Thanks, Ken. My main concern is weight and balance. It would be nice to know just how long the mount needs to be, wing location, etc. and get it right the first time.
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taildrags
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Re: Intro

Post by taildrags »

Shoot. I had an excellent opportunity of providing you with a data point when I recently changed out the vibration isolators on my A75's engine mount. I had the engine hanging from my hoist, free of the mounts but with virtually everything including the wood prop still connected to it and in place except for the cowling. If I had been thinking, I could have inserted my market scales between the hoist hook and the straps holding the engine and gotten a weight of pretty much everything firewall forward on mine. I've always been curious about the all-up weight of this setup since so many planes are flying with essentially the same engine, carb, mags, and everything else like mine. Comparing the weight of another engine and its accessories, an approximate starting point for where it should be relative to the datum could be established.

But I wasn't thinking.

Oscar Zuniga
Medford, OR
Air Camper NX41CC, A75 power
Chuck in Indiana
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Re: Intro

Post by Chuck in Indiana »

While waiting for the wood to come down from Wisconsin, I drew wing fittings on CAD, filled up a 12"X24" sheet, and took the file to a laser/water jet shop. Here are the fittings plus some other stuff that I had made uhh, (gasp) 20 years ago. :shock:
Image
Hey! I'm as much an antiquer as anyone else, and if Bernard had this stuff available, he'd have used it. Cutting out all this 4130 with a hacksaw and file?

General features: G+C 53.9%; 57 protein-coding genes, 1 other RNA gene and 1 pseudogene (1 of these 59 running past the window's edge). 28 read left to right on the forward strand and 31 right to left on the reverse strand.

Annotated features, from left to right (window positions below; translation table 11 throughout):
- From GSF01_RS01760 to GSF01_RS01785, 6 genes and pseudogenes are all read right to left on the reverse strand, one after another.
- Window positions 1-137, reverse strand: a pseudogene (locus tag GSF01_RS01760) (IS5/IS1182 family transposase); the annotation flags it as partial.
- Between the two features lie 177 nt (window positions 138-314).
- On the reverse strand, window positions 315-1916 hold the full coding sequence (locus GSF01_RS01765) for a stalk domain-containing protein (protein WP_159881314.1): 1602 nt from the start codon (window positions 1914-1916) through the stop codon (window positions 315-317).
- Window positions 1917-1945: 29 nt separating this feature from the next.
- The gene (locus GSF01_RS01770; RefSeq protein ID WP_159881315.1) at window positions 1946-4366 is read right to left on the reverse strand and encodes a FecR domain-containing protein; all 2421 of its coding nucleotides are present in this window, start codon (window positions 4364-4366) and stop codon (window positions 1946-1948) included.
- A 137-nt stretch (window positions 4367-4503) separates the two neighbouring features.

Nope.. :D
BTW, so far every question I've had (besides using the 5 cylinder Verner) has been answered with a search on this site.
Awesome.
Chuck in Indiana
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Re: Intro

Post by Chuck in Indiana »

Image
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KenBickers
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Re: Intro

Post by KenBickers »

Looking good, Chuck. One part, one task, one assembly at a time. Eventually, you'll run out of things to build and will have a whole airplane.

Cheers, Ken
Chuck in Indiana
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Re: Intro

Post by Chuck in Indiana »

Thanks, Ken. Looking ahead just a bit, it looks like I can assemble the center section. However, it looks like the lower bolt on the wing fitting that attaches to it would interfere with the wing root rib. Also, the center section fitting looks to me that it would hit the spar unless I clear the spar away for it?
Thinking about that as I continue..
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KenBickers
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Re: Intro

Post by KenBickers »

Chuck,

I'm not sure I'm seeing the issue with the interference that you are describing. The wing root ribs don't sit at the exact end of the spars. They are inset about 3/4" or 1" or something like that (the plans are at my hangar, not here at home with me).